Top 3 Lifestyle Changes to Lower High Blood Pressure

While many people take medication to reduce their blood pressure, almost half of high blood pressure cases are not well controlled by medication alone. High blood pressure is one of the most common medical conditions in the U.S. A reading of >130/80 mm Hg or higher is considered high blood pressure (also known as stage 1 hypertension). Patients with hypertension are at a higher risk for conditions such as heart attack or stroke.

While many people take medication to reduce their blood pressure, almost half of high blood pressure cases are not well controlled by medication alone. Making lifestyle changes can make a significant difference in reducing blood pressure. Here are three essential tips to help reduce your blood pressure through healthy habits:

1. Reduce Your Sodium Intake

Sodium constitutes one-half of the chemical compound sodium chloride, also known as table salt. Consuming excess salt in your diet has been linked with high blood pressure. The American Heart Association recommends an ideal limit of 1,500 mg of sodium per day to help lower blood pressure. Reducing your salt intake involves more than leaving the saltshaker off the table. Many pre-packaged and processed foods contain added sodium that can lead to elevated blood pressure. When possible, opt for whole, unprocessed foods. If you do include processed or pre-packaged food in your diet, be sure to check the labels. Fortunately, there are many no-sodium or low-sodium alternatives. Consider those options whenever possible.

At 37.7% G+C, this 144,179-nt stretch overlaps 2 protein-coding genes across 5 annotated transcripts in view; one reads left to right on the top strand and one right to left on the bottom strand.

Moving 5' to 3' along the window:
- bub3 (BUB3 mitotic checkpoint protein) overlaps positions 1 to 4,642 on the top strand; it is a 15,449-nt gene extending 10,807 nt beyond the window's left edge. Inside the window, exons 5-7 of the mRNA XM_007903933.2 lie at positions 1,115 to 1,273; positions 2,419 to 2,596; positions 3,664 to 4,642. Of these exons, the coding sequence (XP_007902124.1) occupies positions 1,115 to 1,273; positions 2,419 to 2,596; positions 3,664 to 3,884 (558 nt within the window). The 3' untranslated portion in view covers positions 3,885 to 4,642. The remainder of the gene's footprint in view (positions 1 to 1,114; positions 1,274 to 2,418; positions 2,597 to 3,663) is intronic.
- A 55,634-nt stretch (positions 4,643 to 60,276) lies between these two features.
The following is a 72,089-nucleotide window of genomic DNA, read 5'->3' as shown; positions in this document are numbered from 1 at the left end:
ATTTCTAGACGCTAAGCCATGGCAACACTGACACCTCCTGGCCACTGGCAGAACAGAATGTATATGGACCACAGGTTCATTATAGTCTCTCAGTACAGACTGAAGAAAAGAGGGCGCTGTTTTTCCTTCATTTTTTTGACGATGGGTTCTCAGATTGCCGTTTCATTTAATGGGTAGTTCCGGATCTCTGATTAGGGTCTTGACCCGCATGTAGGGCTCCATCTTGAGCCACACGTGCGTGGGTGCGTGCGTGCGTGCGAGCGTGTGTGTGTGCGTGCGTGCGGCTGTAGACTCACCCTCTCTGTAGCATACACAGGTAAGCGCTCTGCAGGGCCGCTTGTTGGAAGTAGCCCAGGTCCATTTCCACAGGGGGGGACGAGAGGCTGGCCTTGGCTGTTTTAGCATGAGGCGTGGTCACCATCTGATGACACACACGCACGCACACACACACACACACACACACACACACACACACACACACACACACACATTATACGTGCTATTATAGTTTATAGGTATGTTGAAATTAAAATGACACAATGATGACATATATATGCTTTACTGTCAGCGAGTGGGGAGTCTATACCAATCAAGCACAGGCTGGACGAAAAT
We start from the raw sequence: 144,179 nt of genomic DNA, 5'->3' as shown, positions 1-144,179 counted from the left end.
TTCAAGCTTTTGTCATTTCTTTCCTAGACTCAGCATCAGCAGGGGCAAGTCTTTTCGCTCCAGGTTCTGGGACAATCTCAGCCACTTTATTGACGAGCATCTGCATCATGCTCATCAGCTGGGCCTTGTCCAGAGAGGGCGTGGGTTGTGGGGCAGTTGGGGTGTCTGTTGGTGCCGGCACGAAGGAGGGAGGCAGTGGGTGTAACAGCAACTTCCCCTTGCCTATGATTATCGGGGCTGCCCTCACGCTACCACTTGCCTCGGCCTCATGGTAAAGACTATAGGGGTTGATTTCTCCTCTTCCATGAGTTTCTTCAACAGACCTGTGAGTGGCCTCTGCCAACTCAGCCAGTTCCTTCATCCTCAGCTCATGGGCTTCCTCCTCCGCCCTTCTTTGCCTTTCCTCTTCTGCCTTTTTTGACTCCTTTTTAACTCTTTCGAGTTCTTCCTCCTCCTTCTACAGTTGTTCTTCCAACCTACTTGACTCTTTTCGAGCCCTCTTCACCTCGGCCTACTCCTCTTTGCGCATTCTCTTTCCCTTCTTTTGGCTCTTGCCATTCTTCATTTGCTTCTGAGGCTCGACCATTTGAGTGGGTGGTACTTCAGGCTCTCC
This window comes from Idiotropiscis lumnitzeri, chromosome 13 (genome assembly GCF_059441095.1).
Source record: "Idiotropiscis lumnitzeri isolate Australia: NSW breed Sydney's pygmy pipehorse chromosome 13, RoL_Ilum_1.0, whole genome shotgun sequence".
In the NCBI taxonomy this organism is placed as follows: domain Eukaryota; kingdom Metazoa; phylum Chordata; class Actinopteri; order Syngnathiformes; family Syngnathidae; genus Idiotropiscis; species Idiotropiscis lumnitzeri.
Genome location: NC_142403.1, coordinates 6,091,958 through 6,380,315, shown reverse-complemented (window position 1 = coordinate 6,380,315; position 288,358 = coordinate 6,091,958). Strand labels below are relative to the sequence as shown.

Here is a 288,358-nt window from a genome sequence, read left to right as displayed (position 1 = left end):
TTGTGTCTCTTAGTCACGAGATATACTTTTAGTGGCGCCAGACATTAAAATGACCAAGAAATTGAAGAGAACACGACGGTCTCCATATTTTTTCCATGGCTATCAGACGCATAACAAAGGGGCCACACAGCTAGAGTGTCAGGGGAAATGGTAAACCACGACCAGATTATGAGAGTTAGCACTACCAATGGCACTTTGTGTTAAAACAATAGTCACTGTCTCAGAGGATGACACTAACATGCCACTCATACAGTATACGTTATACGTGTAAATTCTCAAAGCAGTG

2. Exercise

Regular exercise is effective in reducing blood pressure. It’s recommended to get about 2 and a half hours of moderate cardiovascular activity weekly. Moderate exercise can be measured by how you feel when you are exercising. If your heart rate is elevated and you are breathing heavier than usual, but still able to hold a conversation with someone, this is considered moderate exercise. Whatever exercise you like best is the one that’s right for you. Examples of cardiovascular exercise include walking, biking, swimming, hiking, or aerobics. Additionally, distributing your exercise time throughout the week can be beneficial.

3. Stress Management

In our fast-paced world, we constantly face a barrage of stressful events. Chronic stress can keep blood pressure levels elevated, making it essential to manage stress effectively. First, identify your stressors. If there are things that cause you stress that you can change, change them. If there are things you can’t change, learn to adapt to these stressors and don’t let them take over your life. It’s also okay to say no when someone asks you for something that will cause you more stress. Calming activities like meditation, yoga, or breathing exercises may also aid in lowering stress levels. In addition, therapy and medication can be beneficial.

Lowering blood pressure not only decreases your risk of heart disease but may contribute to an overall healthier life. There are many other lifestyle changes you can implement to lower your blood pressure to healthy levels, so be sure to talk to your Board Certified PA about what you can do.

Picture of Maddison Heyn, PA-C, DipACLM

Maddison Heyn, PA-C, DipACLM

Maddison Heyn, PA-C, DipACLM, graduated from the University of Utah PA program in 2017 and practiced in general pediatrics for four years. She then moved to her current specialty in lifestyle medicine for Intermountain Health, where she has been enjoying helping patients of all ages live their healthiest lives possible. She is board certified in lifestyle medicine through the American College of Lifestyle Medicine.